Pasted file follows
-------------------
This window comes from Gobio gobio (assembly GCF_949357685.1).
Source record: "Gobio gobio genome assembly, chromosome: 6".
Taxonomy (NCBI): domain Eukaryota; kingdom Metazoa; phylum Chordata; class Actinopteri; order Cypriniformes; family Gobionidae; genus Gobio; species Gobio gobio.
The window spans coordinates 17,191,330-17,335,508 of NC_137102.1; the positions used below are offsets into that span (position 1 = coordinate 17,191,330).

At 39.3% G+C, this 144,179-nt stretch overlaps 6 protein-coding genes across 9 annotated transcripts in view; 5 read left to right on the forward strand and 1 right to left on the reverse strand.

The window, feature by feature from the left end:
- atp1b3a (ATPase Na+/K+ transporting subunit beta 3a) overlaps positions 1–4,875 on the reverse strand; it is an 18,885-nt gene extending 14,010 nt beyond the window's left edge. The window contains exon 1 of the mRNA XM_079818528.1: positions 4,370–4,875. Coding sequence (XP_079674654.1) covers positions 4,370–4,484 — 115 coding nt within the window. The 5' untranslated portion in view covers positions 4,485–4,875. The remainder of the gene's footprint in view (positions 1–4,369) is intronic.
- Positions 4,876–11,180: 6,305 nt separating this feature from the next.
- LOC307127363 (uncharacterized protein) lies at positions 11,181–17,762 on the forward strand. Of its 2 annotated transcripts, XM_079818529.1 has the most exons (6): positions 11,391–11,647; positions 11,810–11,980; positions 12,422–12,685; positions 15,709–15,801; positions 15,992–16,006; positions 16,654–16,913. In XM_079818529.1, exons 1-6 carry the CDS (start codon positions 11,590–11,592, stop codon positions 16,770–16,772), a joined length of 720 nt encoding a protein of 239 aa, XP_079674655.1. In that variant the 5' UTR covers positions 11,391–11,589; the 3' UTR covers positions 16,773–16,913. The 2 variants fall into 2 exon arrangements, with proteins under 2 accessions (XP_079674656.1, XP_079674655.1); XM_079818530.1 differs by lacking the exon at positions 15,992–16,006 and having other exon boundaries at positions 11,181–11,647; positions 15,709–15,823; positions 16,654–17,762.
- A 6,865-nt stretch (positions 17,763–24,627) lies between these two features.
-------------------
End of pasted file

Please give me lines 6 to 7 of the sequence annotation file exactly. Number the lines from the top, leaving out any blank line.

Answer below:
The window, feature by feature from the left end:
- atp1b3a (ATPase Na+/K+ transporting subunit beta 3a) overlaps positions 1–4,875 on the reverse strand; it is an 18,885-nt gene extending 14,010 nt beyond the window's left edge. The window contains exon 1 of the mRNA XM_079818528.1: positions 4,370–4,875. Coding sequence (XP_079674654.1) covers positions 4,370–4,484 — 115 coding nt within the window. The 5' untranslated portion in view covers positions 4,485–4,875. The remainder of the gene's footprint in view (positions 1–4,369) is intronic.